Heatwave: ‘Employers should evaluate working environment in their thermal comfort risk assessment’
How businesses can ‘beat the heat’ during heatwaves. Sarah Valentine, from Eversheds Sutherland, explains.
During most seasons in the UK, it’s hard to imagine heat stress being a real danger. In fact there is nothing wrong with enjoying the heatwave, and for sun lovers, the long spell of warm weather is a treat particularly in time for the summer holiday season. But with these increasing summer temperatures, heat is now becoming a greater hazard for employers to manage in the workplace. As we begin to see the long heralded effects of climate change, employers will need to ensure practical and effective measures are in place to manage its employees thermal comfort.
Hot under the collar
A 2018 recent report by the Environmental Audit Committee points to an increase in the frequency of heatwaves in the future, resulting in a significant rise of heat-related deaths by 2050. It also highlighted the Government’s inadequate handling of the challenges extreme temperatures create, and questions whether workplace temperatures justify active regulatory intervention.
Heat stress – the law
It is acknowledged that moderate and extreme ambient temperatures increase the risk of occupational accidents. Studies have suggested that excessive heat can impair an individual’s cognitive processes. It also determined that women appear to be more vulnerable to cold environments with men having an increased vulnerability to hot environments (Barcelona Institute for Global Health).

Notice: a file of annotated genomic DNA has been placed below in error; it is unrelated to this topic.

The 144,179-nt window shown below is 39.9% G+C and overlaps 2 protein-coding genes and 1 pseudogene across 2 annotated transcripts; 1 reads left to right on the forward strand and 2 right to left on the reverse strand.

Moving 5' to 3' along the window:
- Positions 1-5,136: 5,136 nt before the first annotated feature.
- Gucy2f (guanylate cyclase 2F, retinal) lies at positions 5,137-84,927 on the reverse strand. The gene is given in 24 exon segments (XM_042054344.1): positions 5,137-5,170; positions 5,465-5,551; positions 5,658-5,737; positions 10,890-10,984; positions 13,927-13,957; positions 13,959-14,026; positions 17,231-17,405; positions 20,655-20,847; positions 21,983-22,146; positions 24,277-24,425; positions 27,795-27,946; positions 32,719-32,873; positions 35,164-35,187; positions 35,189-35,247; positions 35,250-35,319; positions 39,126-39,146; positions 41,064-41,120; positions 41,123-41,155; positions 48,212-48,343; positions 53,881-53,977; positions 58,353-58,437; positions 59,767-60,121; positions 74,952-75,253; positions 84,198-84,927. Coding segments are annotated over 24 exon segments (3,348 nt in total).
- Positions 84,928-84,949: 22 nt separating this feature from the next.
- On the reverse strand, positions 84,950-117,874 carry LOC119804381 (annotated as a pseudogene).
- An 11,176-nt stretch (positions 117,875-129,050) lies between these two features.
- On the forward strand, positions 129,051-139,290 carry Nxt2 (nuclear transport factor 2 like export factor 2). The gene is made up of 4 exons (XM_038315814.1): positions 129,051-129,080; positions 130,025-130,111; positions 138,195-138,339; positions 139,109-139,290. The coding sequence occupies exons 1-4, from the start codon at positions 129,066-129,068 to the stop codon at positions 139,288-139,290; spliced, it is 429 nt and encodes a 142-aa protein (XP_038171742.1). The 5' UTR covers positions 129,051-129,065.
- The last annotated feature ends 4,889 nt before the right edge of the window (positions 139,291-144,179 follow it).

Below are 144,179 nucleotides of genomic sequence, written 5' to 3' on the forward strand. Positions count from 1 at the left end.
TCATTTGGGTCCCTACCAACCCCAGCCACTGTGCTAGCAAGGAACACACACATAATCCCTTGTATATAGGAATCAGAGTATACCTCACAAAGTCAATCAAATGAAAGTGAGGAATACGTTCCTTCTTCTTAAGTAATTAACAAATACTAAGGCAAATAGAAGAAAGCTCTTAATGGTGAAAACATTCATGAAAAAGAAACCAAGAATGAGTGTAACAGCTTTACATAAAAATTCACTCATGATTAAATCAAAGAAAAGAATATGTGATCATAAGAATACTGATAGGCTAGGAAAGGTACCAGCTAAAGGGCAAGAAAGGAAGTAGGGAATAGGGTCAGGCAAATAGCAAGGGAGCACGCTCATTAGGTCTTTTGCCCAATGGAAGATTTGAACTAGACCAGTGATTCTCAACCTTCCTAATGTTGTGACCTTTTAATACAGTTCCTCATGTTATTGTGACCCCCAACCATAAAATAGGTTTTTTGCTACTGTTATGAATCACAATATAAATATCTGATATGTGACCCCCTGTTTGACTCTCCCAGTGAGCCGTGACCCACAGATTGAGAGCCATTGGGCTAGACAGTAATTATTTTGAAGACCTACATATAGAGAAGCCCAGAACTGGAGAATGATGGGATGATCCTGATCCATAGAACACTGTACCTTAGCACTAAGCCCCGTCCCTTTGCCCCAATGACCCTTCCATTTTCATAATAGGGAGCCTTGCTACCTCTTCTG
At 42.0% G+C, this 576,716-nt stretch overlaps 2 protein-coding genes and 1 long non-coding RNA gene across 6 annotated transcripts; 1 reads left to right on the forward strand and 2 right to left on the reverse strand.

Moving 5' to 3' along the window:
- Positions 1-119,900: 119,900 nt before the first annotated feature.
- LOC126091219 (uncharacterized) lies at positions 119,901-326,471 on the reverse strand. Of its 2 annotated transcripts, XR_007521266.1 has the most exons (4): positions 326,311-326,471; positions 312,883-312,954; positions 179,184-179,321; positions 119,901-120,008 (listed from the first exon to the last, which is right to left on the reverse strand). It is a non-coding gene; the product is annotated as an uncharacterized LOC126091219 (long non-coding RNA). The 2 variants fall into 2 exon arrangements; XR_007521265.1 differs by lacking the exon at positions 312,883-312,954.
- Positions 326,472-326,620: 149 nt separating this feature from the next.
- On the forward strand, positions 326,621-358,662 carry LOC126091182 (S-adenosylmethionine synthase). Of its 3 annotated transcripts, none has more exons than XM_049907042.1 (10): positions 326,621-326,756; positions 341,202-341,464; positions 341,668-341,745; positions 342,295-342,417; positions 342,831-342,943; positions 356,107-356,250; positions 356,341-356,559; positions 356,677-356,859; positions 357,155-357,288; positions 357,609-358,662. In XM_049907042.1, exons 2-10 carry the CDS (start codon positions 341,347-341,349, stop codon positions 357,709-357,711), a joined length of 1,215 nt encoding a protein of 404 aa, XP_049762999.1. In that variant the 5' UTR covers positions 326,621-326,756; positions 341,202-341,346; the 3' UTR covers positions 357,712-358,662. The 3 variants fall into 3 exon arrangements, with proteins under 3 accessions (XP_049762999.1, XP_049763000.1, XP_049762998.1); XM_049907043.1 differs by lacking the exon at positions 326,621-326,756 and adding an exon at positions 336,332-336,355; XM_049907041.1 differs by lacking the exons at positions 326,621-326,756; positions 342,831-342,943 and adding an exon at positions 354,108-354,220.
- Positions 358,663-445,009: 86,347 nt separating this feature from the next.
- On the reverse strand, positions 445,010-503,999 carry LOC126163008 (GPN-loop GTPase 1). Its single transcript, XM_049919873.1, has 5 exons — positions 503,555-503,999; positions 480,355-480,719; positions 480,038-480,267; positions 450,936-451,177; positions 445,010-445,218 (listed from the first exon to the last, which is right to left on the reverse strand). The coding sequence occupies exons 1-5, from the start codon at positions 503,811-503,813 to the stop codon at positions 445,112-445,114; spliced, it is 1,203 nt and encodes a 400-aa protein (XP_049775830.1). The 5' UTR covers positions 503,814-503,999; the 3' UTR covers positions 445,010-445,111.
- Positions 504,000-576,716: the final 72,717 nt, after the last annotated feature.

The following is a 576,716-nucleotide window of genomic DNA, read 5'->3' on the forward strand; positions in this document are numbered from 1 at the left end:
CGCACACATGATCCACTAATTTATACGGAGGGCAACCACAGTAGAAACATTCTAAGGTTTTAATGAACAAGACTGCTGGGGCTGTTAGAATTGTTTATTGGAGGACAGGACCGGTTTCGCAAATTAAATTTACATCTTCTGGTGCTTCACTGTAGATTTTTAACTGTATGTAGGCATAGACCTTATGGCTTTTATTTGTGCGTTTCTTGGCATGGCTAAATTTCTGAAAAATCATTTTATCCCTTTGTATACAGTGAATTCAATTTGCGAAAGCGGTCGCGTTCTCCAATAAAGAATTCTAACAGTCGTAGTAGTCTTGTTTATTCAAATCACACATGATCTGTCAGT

Employers have a general duty to ensure, so far as is reasonably practicable, the health, safety and welfare at work of its employees. Explicit requirements for workplace temperatures state that ‘during working hours, the temperature in all workplaces inside buildings should be reasonable’ (Workplace (Health, Safety and Welfare) Regulations 1992). What constitutes a reasonably comfortable temperature is of course highly subjective. The HSE defines thermal comfort as being ‘between 13C and 30C with acceptable temperatures for more strenuous work activities concentrated towards the bottom end of the range, and more sedentary activities towards the higher end.’
Workplace temperatures were further considered by the Chartered Institute of Building Services Engineers which sets out recommended workplace temperatures for factories at 13C, hospitals at 16C and offices 20C. Ultimately, what will be considered a reasonable temperature will depend on the work activity and the environmental conditions of the workplace.
For a number of employers the issues of managing thermal comfort is an all too familiar challenge. Some industries are affected more than others, but heat stress is an issue all year round for foundries and smelting operations, glass and rubber manufacturing plants and bakeries. Greater care by employers in these sectors is required to ensure the appropriate controls are present and the workforce are educated in recognising the symptoms of heat stress. The same is true of employers who may have vulnerable workers who are at increased risk from seasonal changes.
Beat the heat